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Laure (Zoé Héran) is going through a lot: Her dad got a new job, so her family had to move—again. Her mom is about give birth to her baby brother. And all of her new friends think she’s a boy.

Granted, the skinny 10-year-old with a pixie haircut introduces herself as “Mikael,” so they can be forgiven their mistake, but as Laure hangs with the boys and their ringleader Lisa (Jeanne Disson), a girl gawkily growing into maturity (putting Laure’s own coming of age in sharp relief), she discovers both how easy and how difficult it will be to continue her ruse. Gradually, she slips into the role, practicing spitting and stripping off her T for a soccer match of shirts vs. skins. A day swimming at the lake poses more of a challenge, but she demonstrates remarkable ingenuity in overcoming this obstacle.

French writer-director Céline Sciamma, whose first film Water Lilies explored the blossoming sexuality of three adolescent girls, keeps Laure’s gender ambiguous at first. It’s not until a cute bath scene with her little sister Jeanne (Malonn Lévana) that her sex is revealed—an effect spoiled by any advance discussion of the film and its very title. This is a minor disappointment, though, as the scene also firmly puts the audience in her camp. Only we know her secret.

And it’s agonizing, for Sciamma has crafted a film that’s tonally sweet and innocent and idyllic. Laure’s parents seem unconcerned that she prefers tank tops and tennis shoes to tutus and pointe shoes, in which her decidedly girly sister flounces around, while Laure and Lisa explore a friendship that’s budding into first love. But Laure’s is a lie that can’t be sustained. School is starting soon, and “Mikael” isn’t on the class roster. The awful inevitability that she could be found out at any moment—by her parents, by her friends—renders Tomboy an excruciating viewing experience.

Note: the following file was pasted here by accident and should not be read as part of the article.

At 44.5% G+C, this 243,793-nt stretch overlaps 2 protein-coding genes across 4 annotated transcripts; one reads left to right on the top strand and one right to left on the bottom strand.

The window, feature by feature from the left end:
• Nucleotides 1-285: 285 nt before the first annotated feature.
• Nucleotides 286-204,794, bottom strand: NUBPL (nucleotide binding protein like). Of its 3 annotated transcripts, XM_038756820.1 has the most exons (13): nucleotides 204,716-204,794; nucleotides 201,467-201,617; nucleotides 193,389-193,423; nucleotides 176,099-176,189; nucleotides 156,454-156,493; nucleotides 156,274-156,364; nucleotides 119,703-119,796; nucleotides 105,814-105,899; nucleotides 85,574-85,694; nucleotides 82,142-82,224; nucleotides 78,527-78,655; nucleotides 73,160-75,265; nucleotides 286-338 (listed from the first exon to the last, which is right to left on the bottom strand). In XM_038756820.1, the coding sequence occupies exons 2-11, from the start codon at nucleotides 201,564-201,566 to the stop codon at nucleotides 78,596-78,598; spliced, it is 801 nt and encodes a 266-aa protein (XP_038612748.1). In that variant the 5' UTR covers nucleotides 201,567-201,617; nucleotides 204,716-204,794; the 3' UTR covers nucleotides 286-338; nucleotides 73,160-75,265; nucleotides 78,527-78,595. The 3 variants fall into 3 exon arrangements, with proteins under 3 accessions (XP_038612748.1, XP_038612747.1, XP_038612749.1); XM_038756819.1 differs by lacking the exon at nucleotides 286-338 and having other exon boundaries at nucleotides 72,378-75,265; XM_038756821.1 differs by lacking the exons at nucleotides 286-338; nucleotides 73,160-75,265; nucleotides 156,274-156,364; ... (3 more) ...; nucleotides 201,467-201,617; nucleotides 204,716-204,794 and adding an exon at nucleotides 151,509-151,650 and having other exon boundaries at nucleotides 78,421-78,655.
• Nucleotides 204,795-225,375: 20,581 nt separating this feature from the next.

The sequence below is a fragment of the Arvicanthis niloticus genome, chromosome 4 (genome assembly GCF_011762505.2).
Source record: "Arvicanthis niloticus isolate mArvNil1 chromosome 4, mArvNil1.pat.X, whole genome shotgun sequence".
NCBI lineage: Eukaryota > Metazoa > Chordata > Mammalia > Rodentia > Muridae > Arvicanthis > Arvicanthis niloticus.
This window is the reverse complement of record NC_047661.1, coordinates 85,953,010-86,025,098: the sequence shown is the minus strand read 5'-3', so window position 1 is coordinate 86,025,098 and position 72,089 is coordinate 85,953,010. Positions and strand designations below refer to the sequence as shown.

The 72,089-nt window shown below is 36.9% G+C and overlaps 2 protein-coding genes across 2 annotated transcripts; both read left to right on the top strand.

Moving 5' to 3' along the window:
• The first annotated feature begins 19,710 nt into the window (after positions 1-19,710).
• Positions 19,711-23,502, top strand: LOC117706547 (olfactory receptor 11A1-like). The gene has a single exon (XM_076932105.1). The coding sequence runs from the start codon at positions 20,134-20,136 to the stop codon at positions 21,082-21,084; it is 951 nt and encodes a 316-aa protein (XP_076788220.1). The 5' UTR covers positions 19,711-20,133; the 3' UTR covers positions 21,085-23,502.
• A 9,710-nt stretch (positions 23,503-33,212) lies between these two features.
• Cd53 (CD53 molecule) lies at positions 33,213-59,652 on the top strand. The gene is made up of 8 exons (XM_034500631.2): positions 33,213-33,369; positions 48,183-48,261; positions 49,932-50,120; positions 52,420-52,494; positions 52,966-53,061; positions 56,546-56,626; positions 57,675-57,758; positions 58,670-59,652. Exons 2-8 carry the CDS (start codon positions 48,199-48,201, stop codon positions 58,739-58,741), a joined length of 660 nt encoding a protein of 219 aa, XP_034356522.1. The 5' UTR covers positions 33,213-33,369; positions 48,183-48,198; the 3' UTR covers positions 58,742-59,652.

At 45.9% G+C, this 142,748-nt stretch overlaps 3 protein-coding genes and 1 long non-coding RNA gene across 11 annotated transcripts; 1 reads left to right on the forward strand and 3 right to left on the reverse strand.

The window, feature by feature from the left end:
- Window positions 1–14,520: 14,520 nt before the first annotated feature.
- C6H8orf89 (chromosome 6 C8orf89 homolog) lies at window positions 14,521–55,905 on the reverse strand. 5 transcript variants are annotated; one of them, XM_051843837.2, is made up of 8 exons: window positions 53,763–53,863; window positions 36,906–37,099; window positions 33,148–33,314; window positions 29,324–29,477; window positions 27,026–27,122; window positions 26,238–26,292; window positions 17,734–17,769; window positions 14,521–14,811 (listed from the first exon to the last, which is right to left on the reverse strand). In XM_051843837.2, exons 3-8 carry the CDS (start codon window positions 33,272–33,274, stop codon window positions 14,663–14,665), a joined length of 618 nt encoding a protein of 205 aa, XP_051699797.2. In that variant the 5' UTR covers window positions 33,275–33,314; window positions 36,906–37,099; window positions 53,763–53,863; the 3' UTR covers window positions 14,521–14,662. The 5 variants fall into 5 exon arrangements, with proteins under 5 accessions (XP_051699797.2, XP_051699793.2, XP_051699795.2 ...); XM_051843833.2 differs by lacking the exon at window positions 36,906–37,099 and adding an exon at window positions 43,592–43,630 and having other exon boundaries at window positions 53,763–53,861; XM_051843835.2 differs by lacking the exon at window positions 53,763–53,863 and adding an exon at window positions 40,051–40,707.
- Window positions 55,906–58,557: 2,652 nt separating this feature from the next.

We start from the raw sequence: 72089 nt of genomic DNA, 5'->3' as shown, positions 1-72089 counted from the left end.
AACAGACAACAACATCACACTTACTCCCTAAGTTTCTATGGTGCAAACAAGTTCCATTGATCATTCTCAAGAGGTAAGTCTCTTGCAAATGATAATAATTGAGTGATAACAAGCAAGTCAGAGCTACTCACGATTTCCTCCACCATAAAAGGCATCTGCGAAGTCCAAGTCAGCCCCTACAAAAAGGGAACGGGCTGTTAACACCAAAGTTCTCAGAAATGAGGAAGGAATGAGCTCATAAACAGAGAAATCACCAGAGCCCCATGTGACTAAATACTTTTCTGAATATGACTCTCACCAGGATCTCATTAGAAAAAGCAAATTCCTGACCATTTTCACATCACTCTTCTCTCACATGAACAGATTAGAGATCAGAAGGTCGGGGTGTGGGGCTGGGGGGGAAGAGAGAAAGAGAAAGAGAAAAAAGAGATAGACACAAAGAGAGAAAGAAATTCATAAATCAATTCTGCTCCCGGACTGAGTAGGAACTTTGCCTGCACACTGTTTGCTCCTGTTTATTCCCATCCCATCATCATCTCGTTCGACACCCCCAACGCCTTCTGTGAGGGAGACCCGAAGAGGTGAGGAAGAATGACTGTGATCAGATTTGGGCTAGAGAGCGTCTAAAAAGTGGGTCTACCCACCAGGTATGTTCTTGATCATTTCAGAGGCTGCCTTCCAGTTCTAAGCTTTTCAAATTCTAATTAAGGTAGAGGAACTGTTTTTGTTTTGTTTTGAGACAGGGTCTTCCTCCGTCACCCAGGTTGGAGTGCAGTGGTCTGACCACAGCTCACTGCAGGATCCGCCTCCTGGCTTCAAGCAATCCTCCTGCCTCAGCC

Six-year-old Jeanne is the first to know, and in that moment Lévana conveys an immediate understanding not only of what Laure has been up to but the larger implications of such a deception that demonstrates the profundity of the character and the child actor. Their relationship is sweet and supportive, playful and loving, as is Laure’s relationship with her parents—unexpected and refreshing in a film about gender confusion. Such a portrayal gives one hope that Laure will be okay in the end, but it doesn’t alleviate our acute discomfort until then.